Professor travels world to ensure democracy



By Taylor Moak

In the middle of winter, in part of the former Soviet Union and possibly in his sleeping bag, one UK professor will try to ensure the fairness of the democratic process.

Geography professor Stan Brunn leaves Monday for Tajikistan to monitor the Central Asian country’s parliamentary elections.

Brunn works for the Organization for Security and Co-operation in Europe as a short-term election observer. He said OSCE is an umbrella group that monitors elections to keep them “fair, open and transparent.”

As an STO, Brunn said he will work with other observers to watch parliamentary elections and report on them.

“We look for irregularities,” Brunn said. “If there are, we report them.”

If OSCE finds the elections to be corrupt, Brunn said the unfair process will become public knowledge and the government of Tajikistan will determine the next step.

Tajikistan was formed after the fall of the Soviet Union and has had a history on conflict, with a long-lasting civil war between those opposed to the Soviets rule and Soviet loyalists that occurred during the 1990s, Brunn said.

Susan Roberts, UK geography chairwoman, said Tajikistan is a place with little infrastructure.

“(Tajikistan is) a very poor country,” Roberts said, “maybe even the poorest of the former Soviet states.”

Roberts has known Brunn for 19 years and said he is the only person in UK’s geography department to have extensive research in the Tajikistan area.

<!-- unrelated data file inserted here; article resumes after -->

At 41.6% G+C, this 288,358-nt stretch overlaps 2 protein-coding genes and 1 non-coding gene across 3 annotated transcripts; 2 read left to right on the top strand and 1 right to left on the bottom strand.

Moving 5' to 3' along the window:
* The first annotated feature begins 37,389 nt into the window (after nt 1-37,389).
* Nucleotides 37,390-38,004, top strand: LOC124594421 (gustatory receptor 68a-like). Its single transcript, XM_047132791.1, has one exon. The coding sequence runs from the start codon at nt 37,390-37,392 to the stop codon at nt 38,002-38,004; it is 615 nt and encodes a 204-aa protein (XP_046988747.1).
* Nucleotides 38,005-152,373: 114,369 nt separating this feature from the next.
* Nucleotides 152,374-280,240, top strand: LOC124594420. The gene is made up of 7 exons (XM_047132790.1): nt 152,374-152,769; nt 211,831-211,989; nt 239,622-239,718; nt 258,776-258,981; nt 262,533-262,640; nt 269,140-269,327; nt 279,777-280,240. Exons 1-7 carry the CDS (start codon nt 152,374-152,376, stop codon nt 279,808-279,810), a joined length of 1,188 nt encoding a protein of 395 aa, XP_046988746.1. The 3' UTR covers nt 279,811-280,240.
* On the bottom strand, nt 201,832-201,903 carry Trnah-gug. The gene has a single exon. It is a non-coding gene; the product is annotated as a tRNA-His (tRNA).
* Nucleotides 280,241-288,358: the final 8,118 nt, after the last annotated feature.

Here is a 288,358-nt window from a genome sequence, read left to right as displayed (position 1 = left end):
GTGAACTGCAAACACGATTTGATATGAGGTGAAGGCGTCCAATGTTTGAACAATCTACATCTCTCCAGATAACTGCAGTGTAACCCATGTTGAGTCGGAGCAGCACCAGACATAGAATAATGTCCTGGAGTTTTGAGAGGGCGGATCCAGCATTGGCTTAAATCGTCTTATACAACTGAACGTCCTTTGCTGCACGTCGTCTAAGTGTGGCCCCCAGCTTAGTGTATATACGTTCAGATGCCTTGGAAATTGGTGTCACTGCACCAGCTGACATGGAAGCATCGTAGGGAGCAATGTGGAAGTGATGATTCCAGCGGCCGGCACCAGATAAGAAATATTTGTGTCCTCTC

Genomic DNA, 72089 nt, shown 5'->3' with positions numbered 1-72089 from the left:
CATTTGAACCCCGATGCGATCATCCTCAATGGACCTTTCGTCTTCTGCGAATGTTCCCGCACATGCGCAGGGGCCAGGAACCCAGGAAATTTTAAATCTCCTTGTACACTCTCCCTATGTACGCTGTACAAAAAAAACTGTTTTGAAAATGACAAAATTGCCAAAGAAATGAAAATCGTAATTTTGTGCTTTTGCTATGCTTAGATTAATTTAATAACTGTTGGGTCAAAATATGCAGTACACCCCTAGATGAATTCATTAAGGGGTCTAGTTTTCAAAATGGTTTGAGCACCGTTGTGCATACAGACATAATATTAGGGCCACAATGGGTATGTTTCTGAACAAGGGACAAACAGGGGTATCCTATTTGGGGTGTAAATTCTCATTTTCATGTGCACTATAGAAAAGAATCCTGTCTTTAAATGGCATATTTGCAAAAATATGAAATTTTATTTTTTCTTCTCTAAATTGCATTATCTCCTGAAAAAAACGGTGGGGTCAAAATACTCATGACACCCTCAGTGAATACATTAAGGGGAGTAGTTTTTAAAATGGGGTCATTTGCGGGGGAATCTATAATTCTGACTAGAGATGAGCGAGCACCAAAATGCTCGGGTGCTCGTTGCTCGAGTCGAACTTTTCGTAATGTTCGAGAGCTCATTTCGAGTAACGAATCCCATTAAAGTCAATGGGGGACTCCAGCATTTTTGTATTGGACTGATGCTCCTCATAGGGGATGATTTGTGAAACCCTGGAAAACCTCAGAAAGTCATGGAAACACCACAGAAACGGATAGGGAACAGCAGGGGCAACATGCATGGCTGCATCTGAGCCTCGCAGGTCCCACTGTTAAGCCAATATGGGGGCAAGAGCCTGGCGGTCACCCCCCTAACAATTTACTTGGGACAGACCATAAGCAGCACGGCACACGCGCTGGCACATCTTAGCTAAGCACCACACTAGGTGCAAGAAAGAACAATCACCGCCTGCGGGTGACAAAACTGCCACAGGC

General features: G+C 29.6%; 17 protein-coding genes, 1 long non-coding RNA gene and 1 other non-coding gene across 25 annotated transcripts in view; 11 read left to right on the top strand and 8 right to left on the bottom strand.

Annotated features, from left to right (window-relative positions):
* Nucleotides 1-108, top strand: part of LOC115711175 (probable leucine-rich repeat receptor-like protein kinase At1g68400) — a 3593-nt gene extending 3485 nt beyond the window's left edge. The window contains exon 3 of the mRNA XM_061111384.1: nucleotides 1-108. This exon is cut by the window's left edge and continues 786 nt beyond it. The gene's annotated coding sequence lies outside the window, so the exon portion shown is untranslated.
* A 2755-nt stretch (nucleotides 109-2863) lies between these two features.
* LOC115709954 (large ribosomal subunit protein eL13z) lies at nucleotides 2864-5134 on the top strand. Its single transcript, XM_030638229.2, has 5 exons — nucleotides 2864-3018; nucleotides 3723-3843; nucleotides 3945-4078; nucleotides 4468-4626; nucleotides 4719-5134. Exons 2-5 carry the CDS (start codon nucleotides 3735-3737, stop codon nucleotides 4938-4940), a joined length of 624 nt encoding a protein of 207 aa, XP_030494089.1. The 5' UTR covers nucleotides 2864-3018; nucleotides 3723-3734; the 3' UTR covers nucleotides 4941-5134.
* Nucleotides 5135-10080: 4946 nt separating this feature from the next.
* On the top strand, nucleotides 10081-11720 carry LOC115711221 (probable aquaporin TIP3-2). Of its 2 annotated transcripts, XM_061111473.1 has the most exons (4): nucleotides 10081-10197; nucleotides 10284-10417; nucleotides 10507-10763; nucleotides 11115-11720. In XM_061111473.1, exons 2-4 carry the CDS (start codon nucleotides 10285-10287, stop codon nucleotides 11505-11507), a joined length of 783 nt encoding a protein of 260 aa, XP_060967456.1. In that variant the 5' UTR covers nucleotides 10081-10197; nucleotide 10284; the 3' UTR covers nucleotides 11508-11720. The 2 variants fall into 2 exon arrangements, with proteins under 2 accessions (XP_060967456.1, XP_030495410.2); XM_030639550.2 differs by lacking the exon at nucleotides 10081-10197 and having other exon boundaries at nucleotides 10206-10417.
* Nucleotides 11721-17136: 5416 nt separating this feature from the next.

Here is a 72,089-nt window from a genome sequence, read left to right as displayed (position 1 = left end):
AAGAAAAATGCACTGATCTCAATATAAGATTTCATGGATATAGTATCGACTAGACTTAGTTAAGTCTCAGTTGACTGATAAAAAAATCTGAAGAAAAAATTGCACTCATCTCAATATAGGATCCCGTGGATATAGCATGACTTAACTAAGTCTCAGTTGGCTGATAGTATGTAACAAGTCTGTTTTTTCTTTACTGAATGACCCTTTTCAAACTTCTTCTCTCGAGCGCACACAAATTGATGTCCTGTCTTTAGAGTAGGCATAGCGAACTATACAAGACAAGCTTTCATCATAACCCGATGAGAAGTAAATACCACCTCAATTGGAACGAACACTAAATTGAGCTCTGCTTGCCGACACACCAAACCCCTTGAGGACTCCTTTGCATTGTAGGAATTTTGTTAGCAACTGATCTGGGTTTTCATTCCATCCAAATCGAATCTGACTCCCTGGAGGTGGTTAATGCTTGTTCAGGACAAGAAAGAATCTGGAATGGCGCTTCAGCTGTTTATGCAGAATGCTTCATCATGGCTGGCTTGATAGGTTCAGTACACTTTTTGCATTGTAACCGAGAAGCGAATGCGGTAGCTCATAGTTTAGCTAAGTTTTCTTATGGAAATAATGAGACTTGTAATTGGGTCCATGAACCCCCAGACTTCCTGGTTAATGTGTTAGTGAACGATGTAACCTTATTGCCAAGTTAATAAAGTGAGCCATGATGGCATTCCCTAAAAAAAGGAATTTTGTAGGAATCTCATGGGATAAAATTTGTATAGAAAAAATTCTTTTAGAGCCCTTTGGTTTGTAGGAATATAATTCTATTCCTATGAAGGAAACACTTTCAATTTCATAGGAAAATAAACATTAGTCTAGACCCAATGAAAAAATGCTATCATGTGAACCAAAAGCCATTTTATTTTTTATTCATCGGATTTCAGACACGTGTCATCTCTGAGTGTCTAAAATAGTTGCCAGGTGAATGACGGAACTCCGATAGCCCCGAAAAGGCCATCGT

Brunn is a fair and flexible person, and his research and knowledge of political geography make him a good fit for the job to monitor elections, Roberts said.

“(Brunn) understands the context really well,” Roberts said.

Alan DeYoung, a UK professor of educational policy studies and evaluation, met Brunn in 1995 when they worked at the Kazakhstan-American Center. The center was founded by former UK Russian and eastern studies professor Roger Anderson, DeYoung said. Then from 2003 to 2006, DeYoung and Brunn ran a program in Kyrgyzstan.

“(UK has) this Central Asia contingency going on,” DeYoung said. “And he’s part of that.”

Brunn has never been to Tajikistan, but this trip will be the second time he has helped monitor elections. In 2004, Brunn monitored elections in Kazakhstan.

Brunn has traveled to Central Asia more than a dozen times and is familiar with the terrain. He said the landscape is “rugged” and one of the most “inhospitable habitats on the planet.”

Tajikistan is currently in its winter season, and Brunn said he has been told to bring a sleeping bag because he does not know where he will be staying. Brunn said this trip could be “Survival 101, 201 and 301.”

From Lexington to Dushanbe, Tajikistan, Brunn said he will travel around 24 hours.

Tajikistan’s parliamentary elections are to be held Feb. 28, and Brunn said he plans to return to Kentucky on March 3. However, Brunn said he is willing to return to Tajikistan on short-notice if a run-off election occurs.

Roberts said Brunn knows the “nuts and bolts” of democracy and she knows Brunn will bring his trip into the classroom.

“When he comes back, (Brunn) will have some great stories to tell about how you get democracy going,” Roberts said.